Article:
Allow me to introduce you to an elite group of which I am not a member: serious gamers. Yes, I’ve been known to play the occasional game of Scrabble, and in my youth I devoted a week one summer to playing Monopoly with a cousin. Add in a few random games of Checkers, Parcheesi, and Go Fish, and that about covers it. So when I say “serious gamer,” I’m referring to someone like the extraordinary Sid Sackson.
Although he’s not a household name to the general public, Sackson is recognized and beloved both here and abroad for his many contributions to games as a game designer, collector, author, and skilled player. The Brian Sutton-Smith Library and Archives of Play at The Strong is the fortunate beneficiary of an exceptional collection of Sackson’s personal game archive. A born game player and an engineer by profession, Sackson left the engineering field behind and surrendered entirely to his love of gaming by 1970. Whether reviewing board games for Strategy & Tactics, developing a new game of his own, suggesting tactics to other game designers, or playing games with his wife and friends, Sackson stayed ever alert to what worked in a game and what didn’t. The game diaries he maintained from 1963 to 1997 make a detailed and fascinating record of the gaming world.
As an outsider to the community of game enthusiasts, I’ve found Sackson’s diaries a revelatory path for exploring the evolution and appeal of games. Not only did Sackson record every gaming book and magazine that he received, every letter he wrote or received, every game he played and with whom, and his thoughts and illustrations of games he was developing, he also provided detailed indexes to all of them! Courtesy of those indexes, I invite you to come with me through this singular gateway that let me into the world of fantasy games. And many of you will not be surprised that the key to unlock the door is the name “Gary Gygax.”
From simple curiosity, I checked the name index to Sackson’s 1975 diary for any reference to Gygax. I found this notation: “1/25/75: Rcd. Europa #4/5 Article on Dungeons & Dragons, with mention of Chainmail (Book & Game).” Then, from his magazine collection, I retrieved the referenced issue of Europa, discovering the notation “Rcd. On 1/25/75 written on its cover—his trails lead both ways. The full title of Gygax’s article is “What Dungeons & Dragons is All About and How to Go About it All, Part I.” Never having played Dungeons & Dragons, but keenly aware of its popularity and impact on gaming, this seemed an auspicious place to begin my personal quest to gain an appreciation of its importance.
Instantly, I learned that Dungeons & Dragons was not only a new game introduced in 1974, but a new type of game—“fantasy wargaming.” Now I had to learn something about wargaming and miniature wargaming. Gygax refers readers to his medieval miniature wargame Chainmail which he developed with Jeff Perren in 1971. The rules for this game contain a section at the end entitled the “Fantasy Supplement.” Gygax writes that he and his friend Dave Arneson developed the rules for Dungeons & Dragons from this one section.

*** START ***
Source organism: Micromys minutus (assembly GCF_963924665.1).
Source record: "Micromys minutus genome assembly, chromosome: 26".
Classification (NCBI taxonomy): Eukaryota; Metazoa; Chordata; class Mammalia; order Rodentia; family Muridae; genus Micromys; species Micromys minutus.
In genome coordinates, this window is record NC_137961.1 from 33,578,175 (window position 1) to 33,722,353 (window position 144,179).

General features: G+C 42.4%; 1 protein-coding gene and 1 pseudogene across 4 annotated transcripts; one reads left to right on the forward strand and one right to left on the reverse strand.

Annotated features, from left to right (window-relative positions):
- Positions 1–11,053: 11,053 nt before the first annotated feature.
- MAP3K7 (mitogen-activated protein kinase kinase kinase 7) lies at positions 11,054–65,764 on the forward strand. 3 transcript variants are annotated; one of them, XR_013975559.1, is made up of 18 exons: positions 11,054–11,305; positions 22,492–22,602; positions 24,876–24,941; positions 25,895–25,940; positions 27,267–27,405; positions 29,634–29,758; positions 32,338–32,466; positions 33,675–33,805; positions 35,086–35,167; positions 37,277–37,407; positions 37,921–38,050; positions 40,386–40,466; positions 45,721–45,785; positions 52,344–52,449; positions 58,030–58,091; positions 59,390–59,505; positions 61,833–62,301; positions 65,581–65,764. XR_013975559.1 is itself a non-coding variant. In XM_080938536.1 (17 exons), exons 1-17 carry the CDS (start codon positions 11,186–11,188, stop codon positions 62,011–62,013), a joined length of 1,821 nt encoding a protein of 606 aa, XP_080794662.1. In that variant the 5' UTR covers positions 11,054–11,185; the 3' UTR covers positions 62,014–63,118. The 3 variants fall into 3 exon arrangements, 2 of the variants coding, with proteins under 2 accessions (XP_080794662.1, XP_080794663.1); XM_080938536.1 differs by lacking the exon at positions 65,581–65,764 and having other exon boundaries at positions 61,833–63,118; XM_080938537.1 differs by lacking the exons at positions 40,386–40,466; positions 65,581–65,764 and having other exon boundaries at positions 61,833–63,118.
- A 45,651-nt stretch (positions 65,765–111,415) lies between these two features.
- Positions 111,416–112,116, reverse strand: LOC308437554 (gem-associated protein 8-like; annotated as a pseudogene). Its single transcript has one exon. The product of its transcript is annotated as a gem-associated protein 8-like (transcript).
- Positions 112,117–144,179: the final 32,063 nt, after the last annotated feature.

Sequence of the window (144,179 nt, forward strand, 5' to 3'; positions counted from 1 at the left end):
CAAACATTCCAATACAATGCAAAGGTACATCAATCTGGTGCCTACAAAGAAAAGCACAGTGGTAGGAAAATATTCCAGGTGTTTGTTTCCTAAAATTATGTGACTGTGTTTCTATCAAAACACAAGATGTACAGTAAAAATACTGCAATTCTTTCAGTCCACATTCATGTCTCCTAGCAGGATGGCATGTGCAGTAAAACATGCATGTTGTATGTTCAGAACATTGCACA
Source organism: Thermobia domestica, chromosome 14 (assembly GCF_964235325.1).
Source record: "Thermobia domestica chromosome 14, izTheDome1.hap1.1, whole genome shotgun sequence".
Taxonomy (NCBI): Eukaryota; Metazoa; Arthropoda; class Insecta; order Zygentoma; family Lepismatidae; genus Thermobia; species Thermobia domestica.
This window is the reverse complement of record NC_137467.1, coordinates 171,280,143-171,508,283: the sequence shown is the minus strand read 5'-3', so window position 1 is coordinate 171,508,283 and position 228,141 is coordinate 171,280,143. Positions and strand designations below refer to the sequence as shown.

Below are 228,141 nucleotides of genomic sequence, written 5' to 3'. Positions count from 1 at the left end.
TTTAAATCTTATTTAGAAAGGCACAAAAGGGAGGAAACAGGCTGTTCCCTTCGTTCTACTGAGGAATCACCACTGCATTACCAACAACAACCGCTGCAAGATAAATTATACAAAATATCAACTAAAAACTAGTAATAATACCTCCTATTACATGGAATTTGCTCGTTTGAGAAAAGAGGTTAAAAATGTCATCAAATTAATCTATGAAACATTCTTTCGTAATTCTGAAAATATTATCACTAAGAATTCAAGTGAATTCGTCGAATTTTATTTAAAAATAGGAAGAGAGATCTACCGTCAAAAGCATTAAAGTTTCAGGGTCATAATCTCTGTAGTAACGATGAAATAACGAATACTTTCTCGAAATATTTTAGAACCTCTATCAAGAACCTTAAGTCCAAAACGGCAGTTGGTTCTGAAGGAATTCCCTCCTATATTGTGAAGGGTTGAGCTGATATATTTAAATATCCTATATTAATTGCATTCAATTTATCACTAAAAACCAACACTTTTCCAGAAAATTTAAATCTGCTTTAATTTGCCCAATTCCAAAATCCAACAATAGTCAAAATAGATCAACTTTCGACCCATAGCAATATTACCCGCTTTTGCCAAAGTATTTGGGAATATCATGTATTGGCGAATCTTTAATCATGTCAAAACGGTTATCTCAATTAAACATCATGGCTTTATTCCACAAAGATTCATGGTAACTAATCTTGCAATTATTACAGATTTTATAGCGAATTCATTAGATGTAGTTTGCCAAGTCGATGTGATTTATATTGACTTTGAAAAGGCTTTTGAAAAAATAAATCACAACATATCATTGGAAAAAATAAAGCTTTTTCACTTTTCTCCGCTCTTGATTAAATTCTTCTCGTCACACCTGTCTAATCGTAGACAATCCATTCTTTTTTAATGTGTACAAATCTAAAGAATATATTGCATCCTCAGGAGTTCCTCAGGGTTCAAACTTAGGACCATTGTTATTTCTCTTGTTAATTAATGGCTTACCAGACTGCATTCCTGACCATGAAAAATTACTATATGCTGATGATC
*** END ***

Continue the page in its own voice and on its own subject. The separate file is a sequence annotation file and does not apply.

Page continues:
Gygax’s insight into what set fantasy wargaming apart from other simulation games interested me most. Before a fantasy wargame can begin, the referee creates a world in which all play will evolve. Unbound by the restraints of the real world, the imagination of each player is likewise unbound. Gygax went on to explain that his inspiration for fantasy play included R. E. Howard, Fritz Leiber, and the legends of King Arthur.
To learn more about wargaming, I looked further back in Sackson’s diaries to 1972 and found a reference to an ad from Panzerfaust, a wargaming magazine, mentioning their booklet “An Introduction to Wargaming.” Of course, Sackson had a copy. In it, the first article I encountered was “How Can War Be a Game?” by Gary Gygax. A legitimate question I thought, to which he gave an interesting answer, quoting from Winston Churchill’s book River War: “We live in a world of ‘ifs.’ ‘What happened’ is singular; ‘what might have happened,’ legion.” Gygax goes on to say that “it is into the realm of ‘ifs’ that the wargamer plunges into, finding in it diversion, challenge, and an outlet for both his creativity and competitive instinct.”
This evaluation of wargaming by Gygax in 1972 relates directly to his embrace of fantasy wargaming in his development of Chainmail in 1971 and his defense of it in his article on Dungeons & Dragons, Part I: “While the military–type simulation has only history to use, the fantasy game has history, legend, fables, folklore, and the works of many imaginative authors to draw upon.” He adds, “Fantasy games allow nearly—perhaps totally—free rein to the minds engaged in their play.”
Will this new-found insight make me a gamer? No, but it does give me what I value most—understanding. Thank you Sid Sackson. It was fun!